Data production (meaning data was produced as life happened in the classroom and as critical literacies pedagogy was enacted and engaged in by students) occurred through classroom observations, field notes and informal interviews and conversations for the duration of five months. I typed field notes during each class observation, which took place in 90-min blocks, 2-3 days per week. This meant I sat at different table groups from day-to-day and listened, watched and recorded field notes on my observations. At times, students wanted to interact, though I did not intentionally take on the “instructor” or “teacher” role. I usually listened and ask questions when time allowed so that I could better understand students’ perspectives on the literacy-based choices they were making. I conducted one formal interview with Ms T and recorded informal exchanges as well. These took place at random depending on the day and what might be happening in the classroom.
My analysis was guided by thinking with theory as a way to reorient interpretation away from explaining what the data meant toward noticing what the data produced (Jackson and Mazzei, 2011). This analytical orientation, along with assemblage theory, extends from post-structural and post-human theories that problematize traditional qualitative inquiry that seeks to fully represent the dynamics of an experience through one interpretation (Kuby et al., 2018; St. Pierre, 2013). In this sense, my analytical focus is not on interpreting a specific community or interpreting critical literacies pedagogy and how it could/should have been enacted; rather it is about using assemblage theory to examine how communities work in relation to critical literacies (Deleuze and Guattari, 1987).
I put the concept of assemblage to work as I read across the data to examine the assemblaging communities that de/re/territorialized in Ms T’s teaching in relation to critical literacies pedagogy. This analytical orientation allowed for a nuanced look at communities as evolving, de/re/territorializing formations that, in this study, created tensions for enacting critical literacies pedagogy. As I read the data, I plugged in the concept of assemblages (Jackson and Mazzei, 2011) to searched for evidence of assemblaging communities and then reread these instances to identify specific bodies of these communities that influenced her pedagogy. Like Lenters (2016), I followed the material and non-material participants to produce the assemblages, identifying these as key elements, examining their connections, and then looking for the affective intensities, or forces, produced between these connections (Deleuze and Parnet, 2007). Thus, when reading the data and thinking about the assemblaging communities e.g. professional, school, family, neighborhood, ethnic, racial and the bodies that shape these in different ways at different times (e.g. standards, curriculum, texts, beliefs, values, people and spaces) that de/re/territorialized literacy learning in the classroom, I looked for “movements of deterritorialization and the process of reterritorialization” (Deleuze and Guattari, 1987, p. 143) and the effects, or material realities, produced through these movements.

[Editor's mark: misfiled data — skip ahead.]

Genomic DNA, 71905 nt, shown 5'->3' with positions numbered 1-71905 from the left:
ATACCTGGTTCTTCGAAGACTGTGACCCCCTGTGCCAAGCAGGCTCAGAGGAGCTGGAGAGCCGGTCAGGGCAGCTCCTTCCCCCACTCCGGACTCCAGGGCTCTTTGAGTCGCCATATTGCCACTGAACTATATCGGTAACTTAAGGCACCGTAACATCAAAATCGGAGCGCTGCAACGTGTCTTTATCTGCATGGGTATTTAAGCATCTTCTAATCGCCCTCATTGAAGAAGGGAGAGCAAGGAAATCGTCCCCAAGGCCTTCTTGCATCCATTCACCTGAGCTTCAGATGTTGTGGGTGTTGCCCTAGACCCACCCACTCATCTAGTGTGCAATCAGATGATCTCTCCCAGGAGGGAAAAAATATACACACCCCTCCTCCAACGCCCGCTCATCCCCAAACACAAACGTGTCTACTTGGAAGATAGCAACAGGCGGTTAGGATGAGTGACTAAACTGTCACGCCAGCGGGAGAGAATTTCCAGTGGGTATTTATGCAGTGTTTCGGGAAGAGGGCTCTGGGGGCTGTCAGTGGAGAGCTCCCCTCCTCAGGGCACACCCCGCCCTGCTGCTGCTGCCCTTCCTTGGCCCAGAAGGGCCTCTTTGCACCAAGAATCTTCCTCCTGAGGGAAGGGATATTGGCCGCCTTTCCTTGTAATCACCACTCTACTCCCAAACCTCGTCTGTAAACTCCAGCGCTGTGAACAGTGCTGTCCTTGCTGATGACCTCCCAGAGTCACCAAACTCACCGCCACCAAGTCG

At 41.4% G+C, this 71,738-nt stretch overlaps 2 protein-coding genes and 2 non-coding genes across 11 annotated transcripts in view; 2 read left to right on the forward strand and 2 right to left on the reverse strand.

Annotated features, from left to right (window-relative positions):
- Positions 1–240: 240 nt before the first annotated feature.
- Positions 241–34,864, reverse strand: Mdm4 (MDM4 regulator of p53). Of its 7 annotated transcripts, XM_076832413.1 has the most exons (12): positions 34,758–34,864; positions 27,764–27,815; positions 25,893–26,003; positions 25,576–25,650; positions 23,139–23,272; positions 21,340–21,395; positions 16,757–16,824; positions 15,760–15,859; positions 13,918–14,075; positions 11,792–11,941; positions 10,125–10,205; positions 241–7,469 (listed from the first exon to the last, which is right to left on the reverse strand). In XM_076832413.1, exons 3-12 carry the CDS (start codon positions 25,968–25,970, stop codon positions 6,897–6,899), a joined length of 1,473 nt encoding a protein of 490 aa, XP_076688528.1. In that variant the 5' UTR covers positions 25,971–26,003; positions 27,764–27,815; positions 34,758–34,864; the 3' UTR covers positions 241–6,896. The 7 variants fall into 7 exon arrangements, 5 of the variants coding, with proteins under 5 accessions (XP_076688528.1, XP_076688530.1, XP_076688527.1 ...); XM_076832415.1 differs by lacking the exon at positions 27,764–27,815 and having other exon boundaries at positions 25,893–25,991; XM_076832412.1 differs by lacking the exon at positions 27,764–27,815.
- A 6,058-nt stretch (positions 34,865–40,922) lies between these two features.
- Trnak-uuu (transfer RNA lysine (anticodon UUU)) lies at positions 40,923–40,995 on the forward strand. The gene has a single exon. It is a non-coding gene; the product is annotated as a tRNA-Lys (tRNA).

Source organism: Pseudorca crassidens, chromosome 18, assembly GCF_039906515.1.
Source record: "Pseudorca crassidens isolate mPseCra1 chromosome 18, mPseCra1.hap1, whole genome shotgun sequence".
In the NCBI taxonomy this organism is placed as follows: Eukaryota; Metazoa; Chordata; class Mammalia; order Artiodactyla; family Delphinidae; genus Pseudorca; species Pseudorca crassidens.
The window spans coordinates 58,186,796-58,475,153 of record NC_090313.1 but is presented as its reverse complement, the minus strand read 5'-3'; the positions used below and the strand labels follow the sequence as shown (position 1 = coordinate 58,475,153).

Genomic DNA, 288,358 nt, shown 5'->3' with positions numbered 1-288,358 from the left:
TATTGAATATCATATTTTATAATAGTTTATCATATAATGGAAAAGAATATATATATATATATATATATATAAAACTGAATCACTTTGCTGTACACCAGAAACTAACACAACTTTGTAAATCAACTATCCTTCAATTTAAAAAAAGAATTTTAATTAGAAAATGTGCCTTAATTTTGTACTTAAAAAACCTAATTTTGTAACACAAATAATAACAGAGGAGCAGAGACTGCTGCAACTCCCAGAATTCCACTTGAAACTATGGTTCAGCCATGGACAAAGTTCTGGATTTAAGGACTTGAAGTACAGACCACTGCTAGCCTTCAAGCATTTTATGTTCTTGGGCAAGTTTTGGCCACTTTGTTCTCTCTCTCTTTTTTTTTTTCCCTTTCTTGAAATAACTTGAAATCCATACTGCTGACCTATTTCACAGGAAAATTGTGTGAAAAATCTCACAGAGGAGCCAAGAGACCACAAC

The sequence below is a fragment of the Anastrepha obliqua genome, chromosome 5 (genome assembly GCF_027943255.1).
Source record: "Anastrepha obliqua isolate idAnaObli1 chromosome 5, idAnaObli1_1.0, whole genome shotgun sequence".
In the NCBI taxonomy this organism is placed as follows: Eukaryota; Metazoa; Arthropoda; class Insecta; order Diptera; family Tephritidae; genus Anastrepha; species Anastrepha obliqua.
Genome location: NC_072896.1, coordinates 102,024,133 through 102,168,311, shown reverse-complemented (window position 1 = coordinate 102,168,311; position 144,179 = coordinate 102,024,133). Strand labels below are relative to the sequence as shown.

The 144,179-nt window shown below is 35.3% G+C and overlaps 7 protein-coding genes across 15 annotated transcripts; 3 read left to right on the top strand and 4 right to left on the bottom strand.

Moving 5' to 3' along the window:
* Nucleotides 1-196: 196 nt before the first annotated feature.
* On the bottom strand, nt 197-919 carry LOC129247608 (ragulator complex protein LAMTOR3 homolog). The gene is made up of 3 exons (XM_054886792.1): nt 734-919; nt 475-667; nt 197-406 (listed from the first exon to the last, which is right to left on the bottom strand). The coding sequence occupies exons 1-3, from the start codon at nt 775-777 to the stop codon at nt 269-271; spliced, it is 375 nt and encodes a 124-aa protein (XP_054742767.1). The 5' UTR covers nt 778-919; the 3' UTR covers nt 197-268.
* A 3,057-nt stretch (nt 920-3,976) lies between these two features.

Assemblaging communities and territories of literacies pedagogy
In this section, I draw on data related to observations in the classroom and exchanges with Ms T to analyze the assemblaging communities that produced literacies in differing ways. To distinguish data sources from one another, I have included Ms T’s words in italics while interweaving field notes with the analysis. After analyzing these assemblaging communities and their processes of de/territorialization, I will discuss them in relation to the research questions and then conclude with final thoughts and implications for moving forward.
Territorializing critical literacies pedagogy
Multiple assemblaging communities shaped Ms T’s pedagogical stance for teaching literacy. Some of these included the teaching profession, progressive literacy education, school literacy leader, African American and Nigerian and urban and suburban roots. These labels do not represent fixed communities, and recognizing their assemblaging nature both calls attention to the diverse bodies (experiences, histories, geographies and people) that shape these communities and the way they work to shape social life:
Whenever I plan, I always plan with the idea that my instruction should be rooted in (the Common Core State) standards.
When asked how national or state policies influenced her teaching and how she wanted students to engage with literacies in her classroom, Ms T was quick to bring up the national standards, which guided her thinking about teaching and student learning all year long. In fact, her instructional thinking was deeply rooted in these standards and had been throughout her teaching career:
I’ve only ever worked with Common Core since I’ve been a teacher.
While the standards clearly played into how Ms T understood and valued literacies pedagogy in the classroom, she also aligned her curricular planning with critical literacies in mind, seeing the standards as a way to facilitate critical literacies practices and instruction. While the standards were central to her professional community, critical literacies were her way of life and were also central to her personal communities.
In one of my exchanges with Ms T, she referred to her own background experiences as well as the identity markers of her students (race, ethnicity, language and socioeconomic status) as important factors for how she defines and conceptualizes successful literacy learning in her classroom: